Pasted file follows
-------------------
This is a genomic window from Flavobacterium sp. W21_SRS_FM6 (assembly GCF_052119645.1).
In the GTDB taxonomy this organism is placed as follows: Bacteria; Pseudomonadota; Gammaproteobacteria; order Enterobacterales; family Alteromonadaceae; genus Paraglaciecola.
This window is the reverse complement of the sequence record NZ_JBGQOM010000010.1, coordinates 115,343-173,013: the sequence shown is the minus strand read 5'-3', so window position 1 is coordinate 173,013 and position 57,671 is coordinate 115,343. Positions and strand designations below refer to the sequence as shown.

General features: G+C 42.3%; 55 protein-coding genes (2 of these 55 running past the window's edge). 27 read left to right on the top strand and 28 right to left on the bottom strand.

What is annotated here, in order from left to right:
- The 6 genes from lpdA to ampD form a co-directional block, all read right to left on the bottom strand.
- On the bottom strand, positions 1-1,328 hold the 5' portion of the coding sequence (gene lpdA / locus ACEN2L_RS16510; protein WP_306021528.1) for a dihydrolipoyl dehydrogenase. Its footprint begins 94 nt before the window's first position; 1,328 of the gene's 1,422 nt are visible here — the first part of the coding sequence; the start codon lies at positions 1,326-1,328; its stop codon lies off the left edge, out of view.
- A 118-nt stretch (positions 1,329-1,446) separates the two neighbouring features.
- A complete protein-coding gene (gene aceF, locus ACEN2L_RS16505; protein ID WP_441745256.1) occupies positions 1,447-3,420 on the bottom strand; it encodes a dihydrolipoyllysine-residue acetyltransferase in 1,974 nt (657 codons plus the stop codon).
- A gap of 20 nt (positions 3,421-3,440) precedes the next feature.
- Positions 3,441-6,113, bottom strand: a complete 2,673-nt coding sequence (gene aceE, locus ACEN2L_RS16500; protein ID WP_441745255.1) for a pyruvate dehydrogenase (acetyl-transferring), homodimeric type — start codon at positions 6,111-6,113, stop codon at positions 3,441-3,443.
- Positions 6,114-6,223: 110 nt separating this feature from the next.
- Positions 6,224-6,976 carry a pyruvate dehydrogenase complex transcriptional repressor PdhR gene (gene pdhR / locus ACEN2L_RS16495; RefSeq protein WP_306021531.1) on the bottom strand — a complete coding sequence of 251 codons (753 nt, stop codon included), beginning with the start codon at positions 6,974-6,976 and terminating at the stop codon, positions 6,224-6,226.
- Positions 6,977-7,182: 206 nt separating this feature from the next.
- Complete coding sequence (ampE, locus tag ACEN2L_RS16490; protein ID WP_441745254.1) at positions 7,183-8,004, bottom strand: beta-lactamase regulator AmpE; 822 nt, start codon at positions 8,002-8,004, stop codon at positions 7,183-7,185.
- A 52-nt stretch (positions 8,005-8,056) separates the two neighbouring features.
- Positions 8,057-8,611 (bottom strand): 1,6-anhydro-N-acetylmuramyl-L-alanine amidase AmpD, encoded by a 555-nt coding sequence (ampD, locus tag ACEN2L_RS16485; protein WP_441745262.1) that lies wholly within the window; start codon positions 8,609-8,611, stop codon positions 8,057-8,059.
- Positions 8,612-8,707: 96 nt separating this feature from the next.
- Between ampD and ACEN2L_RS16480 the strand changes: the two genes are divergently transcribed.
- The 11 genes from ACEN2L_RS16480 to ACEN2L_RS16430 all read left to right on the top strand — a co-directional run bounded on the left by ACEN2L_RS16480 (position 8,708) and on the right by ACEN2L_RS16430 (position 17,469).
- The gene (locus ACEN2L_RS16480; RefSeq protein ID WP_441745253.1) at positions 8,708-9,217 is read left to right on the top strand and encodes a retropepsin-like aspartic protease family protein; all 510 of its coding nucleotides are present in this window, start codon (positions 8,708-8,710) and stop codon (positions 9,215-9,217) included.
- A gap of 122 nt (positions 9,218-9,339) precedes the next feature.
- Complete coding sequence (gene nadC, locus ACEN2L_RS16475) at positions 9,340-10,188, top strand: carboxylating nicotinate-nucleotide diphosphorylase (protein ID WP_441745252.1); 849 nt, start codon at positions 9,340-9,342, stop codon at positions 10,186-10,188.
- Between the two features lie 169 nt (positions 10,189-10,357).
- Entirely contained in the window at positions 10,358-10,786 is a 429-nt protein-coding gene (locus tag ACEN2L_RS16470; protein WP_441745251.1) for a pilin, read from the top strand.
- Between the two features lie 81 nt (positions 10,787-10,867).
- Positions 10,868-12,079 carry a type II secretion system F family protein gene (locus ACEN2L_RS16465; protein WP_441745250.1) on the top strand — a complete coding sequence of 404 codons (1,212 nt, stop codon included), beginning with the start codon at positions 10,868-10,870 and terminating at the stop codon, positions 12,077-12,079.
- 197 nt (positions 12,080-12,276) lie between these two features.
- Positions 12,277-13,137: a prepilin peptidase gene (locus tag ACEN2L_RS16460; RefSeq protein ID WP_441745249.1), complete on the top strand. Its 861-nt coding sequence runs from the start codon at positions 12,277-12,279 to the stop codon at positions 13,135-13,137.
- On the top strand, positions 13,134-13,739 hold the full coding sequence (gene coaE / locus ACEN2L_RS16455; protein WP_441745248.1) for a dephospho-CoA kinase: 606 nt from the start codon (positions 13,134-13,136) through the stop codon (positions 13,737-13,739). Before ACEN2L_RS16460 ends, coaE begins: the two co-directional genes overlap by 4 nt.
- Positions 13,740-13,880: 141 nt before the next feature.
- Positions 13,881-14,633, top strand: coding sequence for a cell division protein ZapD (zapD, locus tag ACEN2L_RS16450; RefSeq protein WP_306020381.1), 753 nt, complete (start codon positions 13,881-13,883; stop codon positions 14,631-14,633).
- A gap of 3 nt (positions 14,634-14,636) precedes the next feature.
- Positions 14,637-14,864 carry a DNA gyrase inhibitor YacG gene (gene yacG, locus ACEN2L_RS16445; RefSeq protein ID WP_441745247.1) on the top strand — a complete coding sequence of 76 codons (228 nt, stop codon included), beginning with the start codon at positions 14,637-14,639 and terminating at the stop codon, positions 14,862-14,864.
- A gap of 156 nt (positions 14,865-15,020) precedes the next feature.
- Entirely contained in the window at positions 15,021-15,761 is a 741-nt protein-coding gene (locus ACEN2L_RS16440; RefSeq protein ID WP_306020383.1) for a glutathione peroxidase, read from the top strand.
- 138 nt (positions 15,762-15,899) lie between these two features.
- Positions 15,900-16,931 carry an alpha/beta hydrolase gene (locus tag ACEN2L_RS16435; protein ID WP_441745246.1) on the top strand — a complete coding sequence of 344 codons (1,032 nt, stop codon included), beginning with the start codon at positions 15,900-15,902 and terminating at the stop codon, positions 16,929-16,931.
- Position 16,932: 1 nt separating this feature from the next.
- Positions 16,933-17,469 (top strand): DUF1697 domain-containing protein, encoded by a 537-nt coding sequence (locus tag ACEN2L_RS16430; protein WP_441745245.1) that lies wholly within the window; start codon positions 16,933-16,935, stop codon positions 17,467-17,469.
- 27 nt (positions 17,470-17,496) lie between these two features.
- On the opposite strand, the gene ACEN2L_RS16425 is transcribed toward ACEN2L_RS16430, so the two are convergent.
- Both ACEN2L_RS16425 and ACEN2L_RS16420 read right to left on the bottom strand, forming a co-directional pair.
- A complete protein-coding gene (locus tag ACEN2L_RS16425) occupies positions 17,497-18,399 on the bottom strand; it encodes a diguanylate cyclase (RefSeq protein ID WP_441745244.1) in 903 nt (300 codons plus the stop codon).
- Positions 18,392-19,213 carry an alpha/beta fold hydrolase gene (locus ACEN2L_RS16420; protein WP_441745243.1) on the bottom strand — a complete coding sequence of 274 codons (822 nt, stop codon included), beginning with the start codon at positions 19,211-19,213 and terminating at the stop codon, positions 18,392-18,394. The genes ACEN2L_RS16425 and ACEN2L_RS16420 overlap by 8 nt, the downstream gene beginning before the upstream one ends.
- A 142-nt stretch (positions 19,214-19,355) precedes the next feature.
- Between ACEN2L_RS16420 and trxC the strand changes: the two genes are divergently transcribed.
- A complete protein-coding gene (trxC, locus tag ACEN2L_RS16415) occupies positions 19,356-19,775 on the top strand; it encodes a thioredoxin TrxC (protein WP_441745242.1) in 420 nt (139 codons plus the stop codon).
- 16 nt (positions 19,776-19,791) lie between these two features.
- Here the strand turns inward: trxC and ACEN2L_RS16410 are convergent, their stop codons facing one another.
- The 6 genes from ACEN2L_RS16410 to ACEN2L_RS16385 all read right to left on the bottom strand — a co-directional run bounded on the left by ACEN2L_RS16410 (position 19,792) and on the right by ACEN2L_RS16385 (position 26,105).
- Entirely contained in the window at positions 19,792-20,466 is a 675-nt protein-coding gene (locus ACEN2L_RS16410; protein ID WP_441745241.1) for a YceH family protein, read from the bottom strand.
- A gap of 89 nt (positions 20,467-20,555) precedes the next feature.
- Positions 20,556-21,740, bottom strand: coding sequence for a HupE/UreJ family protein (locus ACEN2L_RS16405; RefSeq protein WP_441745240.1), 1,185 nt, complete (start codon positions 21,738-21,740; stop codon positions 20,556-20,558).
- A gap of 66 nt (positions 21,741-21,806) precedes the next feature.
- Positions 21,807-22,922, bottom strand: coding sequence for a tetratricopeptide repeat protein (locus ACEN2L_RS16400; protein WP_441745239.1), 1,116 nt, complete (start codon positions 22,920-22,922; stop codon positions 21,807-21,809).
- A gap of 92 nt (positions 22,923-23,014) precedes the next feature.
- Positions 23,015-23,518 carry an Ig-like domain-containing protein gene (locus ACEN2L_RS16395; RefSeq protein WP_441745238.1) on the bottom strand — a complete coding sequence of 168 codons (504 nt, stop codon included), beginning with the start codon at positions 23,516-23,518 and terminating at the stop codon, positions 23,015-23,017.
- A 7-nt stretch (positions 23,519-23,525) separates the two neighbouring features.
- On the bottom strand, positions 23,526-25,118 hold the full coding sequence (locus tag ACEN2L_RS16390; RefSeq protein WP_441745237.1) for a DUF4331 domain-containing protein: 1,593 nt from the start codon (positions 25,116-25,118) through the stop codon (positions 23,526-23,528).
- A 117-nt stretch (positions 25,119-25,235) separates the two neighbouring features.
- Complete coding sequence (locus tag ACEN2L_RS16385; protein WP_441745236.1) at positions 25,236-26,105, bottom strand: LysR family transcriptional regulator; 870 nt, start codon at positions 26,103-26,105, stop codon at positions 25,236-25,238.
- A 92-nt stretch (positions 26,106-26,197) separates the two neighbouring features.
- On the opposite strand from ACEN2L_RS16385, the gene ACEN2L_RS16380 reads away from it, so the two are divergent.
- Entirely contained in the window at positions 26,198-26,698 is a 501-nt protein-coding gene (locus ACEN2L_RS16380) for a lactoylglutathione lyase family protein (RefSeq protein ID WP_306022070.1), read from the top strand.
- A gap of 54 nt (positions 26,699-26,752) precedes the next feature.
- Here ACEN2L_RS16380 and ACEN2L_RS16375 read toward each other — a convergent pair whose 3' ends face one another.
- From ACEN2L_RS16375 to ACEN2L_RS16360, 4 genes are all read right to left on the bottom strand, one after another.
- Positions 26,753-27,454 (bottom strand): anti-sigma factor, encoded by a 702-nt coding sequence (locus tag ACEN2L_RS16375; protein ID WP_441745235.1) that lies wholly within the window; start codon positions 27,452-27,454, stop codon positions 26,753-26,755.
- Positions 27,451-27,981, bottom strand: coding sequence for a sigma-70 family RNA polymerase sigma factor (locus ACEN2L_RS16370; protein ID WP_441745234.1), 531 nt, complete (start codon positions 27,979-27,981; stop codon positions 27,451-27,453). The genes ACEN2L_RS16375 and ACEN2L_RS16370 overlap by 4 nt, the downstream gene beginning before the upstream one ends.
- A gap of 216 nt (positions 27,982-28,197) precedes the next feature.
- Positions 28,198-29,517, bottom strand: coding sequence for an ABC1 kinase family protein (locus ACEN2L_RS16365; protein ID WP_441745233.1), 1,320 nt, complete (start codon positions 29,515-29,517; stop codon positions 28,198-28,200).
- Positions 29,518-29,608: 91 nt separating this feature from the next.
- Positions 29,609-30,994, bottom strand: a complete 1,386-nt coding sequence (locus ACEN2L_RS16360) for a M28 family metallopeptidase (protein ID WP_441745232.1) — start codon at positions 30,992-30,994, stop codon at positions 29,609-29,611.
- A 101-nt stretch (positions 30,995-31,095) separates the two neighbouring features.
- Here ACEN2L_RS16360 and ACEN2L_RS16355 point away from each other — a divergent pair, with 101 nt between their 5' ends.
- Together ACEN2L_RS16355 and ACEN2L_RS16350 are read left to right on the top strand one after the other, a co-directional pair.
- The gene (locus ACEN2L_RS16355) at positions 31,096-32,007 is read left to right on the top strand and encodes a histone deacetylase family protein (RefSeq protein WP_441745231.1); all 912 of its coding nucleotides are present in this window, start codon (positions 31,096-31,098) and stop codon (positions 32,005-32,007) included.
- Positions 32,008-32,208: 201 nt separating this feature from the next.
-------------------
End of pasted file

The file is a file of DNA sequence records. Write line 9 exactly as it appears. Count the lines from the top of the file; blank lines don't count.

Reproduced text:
- A complete protein-coding gene (gene aceF, locus ACEN2L_RS16505; protein ID WP_441745256.1) occupies positions 1,447-3,420 on the bottom strand; it encodes a dihydrolipoyllysine-residue acetyltransferase in 1,974 nt (657 codons plus the stop codon).